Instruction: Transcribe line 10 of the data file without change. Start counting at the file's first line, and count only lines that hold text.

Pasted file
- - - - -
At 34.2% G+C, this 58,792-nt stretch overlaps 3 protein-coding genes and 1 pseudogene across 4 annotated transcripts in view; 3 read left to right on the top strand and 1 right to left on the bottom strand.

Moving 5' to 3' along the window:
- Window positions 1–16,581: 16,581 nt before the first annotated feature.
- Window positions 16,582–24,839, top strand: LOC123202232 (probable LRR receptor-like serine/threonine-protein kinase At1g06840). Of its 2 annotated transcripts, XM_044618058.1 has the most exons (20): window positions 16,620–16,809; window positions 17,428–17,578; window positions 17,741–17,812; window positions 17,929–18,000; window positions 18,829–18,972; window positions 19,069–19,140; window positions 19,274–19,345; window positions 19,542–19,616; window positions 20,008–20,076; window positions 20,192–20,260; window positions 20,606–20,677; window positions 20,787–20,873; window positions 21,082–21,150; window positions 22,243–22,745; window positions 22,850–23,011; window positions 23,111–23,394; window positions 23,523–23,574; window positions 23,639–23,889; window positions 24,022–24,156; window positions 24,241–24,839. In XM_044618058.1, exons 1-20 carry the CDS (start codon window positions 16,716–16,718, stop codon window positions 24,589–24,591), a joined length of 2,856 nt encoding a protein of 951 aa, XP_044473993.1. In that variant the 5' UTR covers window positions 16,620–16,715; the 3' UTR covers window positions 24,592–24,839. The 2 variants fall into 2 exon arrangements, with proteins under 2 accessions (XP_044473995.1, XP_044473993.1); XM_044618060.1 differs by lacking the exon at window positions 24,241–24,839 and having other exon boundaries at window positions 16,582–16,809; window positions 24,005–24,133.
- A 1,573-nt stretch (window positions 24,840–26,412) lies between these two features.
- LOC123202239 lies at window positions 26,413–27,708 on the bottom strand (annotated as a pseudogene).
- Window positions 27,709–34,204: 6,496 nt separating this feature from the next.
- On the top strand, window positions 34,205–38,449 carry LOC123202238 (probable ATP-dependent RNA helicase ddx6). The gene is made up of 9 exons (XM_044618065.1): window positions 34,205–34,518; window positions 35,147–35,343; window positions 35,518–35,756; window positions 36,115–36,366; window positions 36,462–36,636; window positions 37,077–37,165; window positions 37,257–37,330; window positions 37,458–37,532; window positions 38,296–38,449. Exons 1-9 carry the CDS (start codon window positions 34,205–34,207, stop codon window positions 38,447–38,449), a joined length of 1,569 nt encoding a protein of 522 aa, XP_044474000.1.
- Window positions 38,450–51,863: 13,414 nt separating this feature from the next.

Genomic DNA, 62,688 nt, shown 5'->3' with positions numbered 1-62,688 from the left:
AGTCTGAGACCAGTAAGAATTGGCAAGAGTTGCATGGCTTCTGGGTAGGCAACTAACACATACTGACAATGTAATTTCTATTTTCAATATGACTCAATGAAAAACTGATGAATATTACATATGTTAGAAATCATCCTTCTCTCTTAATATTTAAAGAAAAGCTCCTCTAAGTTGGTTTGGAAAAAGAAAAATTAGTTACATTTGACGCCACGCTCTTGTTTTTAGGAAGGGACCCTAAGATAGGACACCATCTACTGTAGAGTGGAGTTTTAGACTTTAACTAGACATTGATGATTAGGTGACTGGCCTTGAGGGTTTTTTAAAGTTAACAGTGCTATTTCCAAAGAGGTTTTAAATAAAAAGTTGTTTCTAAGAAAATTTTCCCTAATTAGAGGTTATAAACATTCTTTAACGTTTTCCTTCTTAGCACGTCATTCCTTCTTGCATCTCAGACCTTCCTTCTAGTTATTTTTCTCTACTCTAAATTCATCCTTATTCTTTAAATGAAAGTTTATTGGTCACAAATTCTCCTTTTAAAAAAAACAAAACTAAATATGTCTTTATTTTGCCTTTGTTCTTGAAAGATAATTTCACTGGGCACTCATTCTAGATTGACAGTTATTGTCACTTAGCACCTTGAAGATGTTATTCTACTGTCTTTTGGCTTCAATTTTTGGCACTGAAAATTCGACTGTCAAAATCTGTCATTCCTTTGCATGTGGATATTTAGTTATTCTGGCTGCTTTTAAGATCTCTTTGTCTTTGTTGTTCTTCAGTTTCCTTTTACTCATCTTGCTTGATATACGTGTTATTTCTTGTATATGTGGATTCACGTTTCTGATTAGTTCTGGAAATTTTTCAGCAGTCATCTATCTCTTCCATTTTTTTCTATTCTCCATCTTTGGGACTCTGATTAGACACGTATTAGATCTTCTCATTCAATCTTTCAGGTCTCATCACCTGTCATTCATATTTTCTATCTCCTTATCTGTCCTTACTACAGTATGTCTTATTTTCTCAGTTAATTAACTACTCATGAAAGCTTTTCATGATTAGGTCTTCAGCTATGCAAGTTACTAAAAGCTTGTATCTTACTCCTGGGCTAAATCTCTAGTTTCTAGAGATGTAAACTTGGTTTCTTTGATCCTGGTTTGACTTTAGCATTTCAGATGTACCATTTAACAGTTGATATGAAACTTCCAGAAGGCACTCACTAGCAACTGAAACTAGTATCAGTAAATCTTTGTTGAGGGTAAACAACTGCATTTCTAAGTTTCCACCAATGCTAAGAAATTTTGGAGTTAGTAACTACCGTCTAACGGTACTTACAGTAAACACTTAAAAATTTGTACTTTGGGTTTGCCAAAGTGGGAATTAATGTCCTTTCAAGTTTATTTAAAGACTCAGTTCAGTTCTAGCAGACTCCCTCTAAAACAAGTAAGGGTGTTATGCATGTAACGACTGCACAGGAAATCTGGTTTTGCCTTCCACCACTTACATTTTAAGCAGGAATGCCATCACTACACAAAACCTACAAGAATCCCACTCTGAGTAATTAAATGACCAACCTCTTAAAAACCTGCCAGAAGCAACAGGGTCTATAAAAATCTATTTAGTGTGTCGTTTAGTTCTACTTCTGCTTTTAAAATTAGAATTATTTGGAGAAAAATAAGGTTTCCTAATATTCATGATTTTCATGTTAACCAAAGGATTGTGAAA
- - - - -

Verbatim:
Genomic DNA, 62,688 nt, shown 5'->3' with positions numbered 1-62,688 from the left: